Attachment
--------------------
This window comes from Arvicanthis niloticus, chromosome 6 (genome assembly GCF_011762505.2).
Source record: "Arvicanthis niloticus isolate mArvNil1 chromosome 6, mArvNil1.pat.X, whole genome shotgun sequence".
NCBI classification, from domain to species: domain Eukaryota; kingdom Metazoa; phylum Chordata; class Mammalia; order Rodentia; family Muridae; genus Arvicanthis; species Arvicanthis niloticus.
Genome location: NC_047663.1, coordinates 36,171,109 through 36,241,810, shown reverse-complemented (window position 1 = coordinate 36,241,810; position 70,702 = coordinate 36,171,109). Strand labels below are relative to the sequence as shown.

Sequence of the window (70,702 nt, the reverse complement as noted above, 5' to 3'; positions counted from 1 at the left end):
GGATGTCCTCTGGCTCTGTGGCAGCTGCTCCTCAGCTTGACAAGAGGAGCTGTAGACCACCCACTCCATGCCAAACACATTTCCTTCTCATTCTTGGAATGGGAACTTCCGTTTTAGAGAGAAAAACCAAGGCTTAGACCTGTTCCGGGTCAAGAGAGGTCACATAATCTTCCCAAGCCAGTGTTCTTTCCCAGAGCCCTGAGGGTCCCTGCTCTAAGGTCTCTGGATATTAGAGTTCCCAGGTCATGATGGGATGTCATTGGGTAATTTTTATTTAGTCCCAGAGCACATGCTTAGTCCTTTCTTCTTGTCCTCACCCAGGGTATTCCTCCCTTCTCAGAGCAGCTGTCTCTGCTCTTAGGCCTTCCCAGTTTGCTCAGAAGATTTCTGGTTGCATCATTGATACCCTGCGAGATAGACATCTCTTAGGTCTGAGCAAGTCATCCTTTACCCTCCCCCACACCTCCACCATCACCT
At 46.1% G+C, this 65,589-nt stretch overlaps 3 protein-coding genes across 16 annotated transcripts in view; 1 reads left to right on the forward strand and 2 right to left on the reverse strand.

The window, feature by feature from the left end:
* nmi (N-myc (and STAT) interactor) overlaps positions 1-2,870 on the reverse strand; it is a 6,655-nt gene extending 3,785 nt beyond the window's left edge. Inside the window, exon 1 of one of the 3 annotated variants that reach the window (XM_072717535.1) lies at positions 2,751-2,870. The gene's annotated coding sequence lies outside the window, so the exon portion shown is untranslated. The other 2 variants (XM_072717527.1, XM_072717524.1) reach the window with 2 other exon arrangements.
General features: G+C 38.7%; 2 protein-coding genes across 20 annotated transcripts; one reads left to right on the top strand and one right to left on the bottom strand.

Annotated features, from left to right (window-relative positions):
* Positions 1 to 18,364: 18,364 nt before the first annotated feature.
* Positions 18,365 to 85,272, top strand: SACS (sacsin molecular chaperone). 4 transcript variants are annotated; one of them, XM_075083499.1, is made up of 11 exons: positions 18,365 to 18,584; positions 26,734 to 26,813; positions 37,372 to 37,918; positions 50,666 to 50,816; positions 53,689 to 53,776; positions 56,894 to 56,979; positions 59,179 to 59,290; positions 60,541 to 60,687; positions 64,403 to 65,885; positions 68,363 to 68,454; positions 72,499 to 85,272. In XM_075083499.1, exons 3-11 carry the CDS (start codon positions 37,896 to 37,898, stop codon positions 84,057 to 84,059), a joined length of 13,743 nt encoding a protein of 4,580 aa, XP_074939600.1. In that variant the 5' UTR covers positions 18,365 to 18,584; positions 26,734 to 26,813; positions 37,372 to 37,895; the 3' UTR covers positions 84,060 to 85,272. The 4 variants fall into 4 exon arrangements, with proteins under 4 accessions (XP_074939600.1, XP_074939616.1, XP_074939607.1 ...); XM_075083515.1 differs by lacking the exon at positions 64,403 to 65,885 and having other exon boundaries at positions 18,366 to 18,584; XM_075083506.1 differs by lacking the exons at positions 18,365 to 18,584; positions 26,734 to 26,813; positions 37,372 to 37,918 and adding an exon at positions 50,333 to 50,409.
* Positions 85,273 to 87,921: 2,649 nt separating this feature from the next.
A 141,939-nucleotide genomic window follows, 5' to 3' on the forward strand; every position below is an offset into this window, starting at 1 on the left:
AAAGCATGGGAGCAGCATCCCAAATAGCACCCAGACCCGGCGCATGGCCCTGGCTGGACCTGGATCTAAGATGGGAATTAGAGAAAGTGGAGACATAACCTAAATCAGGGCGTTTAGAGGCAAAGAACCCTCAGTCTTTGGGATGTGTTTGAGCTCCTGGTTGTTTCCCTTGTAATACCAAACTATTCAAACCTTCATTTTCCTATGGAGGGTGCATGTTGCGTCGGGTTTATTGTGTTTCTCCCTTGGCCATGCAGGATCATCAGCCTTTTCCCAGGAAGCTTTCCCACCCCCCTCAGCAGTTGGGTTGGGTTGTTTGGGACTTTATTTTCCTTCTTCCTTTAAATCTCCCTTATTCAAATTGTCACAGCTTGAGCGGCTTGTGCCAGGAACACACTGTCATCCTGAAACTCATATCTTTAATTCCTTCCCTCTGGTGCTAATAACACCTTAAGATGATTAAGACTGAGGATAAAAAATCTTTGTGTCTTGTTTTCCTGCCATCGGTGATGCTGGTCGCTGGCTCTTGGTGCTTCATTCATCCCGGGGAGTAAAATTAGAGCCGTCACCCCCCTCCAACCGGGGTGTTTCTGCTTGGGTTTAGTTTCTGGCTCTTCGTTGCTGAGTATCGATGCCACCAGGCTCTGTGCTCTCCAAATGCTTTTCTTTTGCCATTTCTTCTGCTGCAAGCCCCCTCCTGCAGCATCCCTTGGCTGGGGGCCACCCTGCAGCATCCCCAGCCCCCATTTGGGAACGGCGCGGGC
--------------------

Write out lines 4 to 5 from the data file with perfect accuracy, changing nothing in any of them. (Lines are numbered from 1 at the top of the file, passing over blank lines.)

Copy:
Genome location: NC_047663.1, coordinates 36,171,109 through 36,241,810, shown reverse-complemented (window position 1 = coordinate 36,241,810; position 70,702 = coordinate 36,171,109). Strand labels below are relative to the sequence as shown.

Sequence of the window (70,702 nt, the reverse complement as noted above, 5' to 3'; positions counted from 1 at the left end):